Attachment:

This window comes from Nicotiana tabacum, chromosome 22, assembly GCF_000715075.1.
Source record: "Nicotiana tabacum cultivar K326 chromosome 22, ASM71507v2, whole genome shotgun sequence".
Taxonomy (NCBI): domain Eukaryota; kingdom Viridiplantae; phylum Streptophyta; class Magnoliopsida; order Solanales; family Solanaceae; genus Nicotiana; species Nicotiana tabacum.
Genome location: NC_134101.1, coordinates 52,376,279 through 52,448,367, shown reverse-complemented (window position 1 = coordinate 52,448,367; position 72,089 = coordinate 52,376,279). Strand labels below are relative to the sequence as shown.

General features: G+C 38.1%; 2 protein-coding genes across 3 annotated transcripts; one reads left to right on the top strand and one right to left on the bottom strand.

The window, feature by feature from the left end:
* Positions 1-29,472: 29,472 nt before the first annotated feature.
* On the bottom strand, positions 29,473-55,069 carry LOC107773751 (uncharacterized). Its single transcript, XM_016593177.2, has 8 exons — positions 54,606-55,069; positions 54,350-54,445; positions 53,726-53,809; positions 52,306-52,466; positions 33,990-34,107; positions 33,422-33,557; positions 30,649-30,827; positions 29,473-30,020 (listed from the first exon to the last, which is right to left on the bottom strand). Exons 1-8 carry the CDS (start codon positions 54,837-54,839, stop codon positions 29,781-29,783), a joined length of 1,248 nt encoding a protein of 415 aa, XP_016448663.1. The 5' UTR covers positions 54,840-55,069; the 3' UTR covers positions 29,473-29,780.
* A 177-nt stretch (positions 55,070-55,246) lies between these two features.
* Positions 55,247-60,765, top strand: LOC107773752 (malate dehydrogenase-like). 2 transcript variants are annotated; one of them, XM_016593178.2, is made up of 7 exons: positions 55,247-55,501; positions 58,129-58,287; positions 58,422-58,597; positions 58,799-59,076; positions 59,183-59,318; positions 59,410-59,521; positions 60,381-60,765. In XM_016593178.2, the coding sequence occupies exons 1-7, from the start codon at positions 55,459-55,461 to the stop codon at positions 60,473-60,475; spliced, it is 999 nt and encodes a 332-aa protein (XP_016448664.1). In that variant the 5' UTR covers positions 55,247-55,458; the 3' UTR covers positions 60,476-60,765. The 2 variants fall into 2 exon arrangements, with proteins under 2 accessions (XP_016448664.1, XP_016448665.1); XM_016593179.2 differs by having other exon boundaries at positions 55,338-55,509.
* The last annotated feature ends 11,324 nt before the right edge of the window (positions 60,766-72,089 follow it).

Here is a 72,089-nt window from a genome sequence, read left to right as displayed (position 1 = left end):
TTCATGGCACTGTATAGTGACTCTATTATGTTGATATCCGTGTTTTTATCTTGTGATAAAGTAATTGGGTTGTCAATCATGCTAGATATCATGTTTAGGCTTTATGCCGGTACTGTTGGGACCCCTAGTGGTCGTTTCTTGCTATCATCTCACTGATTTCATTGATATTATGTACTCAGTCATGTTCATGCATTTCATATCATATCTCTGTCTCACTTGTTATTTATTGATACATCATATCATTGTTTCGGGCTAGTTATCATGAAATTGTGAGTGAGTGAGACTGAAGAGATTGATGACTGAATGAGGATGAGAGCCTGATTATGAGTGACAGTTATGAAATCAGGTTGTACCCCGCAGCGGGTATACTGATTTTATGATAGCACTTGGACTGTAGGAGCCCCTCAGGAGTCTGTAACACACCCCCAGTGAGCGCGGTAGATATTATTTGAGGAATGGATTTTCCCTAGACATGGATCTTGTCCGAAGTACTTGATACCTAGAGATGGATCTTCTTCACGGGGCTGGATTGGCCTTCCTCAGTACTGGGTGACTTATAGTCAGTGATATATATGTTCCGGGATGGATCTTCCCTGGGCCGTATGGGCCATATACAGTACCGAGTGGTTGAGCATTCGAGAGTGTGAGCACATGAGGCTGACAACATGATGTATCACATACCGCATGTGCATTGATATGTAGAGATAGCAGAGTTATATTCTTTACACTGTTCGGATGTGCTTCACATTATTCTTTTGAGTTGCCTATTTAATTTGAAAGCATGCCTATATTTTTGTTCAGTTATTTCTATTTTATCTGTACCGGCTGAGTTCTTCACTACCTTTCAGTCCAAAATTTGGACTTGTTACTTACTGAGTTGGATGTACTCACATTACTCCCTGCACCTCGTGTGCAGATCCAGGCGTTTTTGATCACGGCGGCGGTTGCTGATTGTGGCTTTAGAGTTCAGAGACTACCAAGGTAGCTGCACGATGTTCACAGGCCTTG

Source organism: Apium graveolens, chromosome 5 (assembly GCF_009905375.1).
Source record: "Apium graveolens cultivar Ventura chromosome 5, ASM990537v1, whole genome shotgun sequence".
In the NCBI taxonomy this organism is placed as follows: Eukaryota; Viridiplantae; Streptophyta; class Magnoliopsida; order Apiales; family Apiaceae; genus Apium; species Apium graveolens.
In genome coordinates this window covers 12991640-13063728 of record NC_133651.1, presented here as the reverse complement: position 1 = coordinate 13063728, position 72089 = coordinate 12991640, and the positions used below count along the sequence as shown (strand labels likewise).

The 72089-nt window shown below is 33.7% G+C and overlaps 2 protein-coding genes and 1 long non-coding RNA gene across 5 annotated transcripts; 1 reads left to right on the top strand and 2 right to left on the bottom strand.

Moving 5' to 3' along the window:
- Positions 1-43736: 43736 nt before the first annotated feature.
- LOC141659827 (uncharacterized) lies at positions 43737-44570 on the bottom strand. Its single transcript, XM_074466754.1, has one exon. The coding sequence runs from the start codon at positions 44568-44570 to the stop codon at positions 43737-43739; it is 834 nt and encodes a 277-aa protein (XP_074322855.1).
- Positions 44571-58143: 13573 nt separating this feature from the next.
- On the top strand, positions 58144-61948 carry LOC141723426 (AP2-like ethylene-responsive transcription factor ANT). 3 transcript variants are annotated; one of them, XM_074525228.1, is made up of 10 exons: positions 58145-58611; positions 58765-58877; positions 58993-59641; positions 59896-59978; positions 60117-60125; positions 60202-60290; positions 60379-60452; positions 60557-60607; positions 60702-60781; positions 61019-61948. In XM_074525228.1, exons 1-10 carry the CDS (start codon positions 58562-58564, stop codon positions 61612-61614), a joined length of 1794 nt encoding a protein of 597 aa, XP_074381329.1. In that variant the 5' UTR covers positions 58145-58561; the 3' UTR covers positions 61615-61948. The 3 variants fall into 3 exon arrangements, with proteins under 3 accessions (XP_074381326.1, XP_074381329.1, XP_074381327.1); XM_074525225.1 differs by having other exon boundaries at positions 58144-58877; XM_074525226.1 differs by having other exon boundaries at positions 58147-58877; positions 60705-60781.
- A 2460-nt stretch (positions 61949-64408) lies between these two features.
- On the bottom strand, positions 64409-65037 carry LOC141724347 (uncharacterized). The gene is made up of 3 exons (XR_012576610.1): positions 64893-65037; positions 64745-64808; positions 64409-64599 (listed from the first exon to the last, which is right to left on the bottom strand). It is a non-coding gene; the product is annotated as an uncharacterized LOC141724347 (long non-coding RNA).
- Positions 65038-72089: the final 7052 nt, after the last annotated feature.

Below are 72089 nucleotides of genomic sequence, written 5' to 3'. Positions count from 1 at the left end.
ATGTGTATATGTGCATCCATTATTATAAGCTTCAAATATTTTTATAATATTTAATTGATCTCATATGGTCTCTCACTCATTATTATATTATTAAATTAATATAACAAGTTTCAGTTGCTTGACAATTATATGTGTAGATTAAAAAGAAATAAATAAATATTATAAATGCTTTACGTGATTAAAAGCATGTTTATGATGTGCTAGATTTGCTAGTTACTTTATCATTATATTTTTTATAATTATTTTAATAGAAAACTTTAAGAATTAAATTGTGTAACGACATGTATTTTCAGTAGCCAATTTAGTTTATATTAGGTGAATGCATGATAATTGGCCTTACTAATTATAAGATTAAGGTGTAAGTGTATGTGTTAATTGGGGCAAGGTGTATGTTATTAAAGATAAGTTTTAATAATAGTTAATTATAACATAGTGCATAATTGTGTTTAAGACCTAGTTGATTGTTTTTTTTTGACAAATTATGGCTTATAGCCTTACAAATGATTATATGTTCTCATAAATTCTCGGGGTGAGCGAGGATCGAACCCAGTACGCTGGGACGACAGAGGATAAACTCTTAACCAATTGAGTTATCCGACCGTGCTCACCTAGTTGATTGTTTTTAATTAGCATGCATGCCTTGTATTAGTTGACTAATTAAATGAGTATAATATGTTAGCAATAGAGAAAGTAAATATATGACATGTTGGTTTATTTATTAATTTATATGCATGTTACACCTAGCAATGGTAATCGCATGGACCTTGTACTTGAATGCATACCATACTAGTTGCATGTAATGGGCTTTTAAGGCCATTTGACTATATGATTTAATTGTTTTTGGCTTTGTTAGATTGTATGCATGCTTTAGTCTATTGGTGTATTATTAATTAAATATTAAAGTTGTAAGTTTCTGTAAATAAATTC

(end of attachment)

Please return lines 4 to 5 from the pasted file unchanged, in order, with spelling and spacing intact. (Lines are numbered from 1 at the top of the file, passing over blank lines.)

Genome location: NC_134101.1, coordinates 52,376,279 through 52,448,367, shown reverse-complemented (window position 1 = coordinate 52,448,367; position 72,089 = coordinate 52,376,279). Strand labels below are relative to the sequence as shown.

General features: G+C 38.1%; 2 protein-coding genes across 3 annotated transcripts; one reads left to right on the top strand and one right to left on the bottom strand.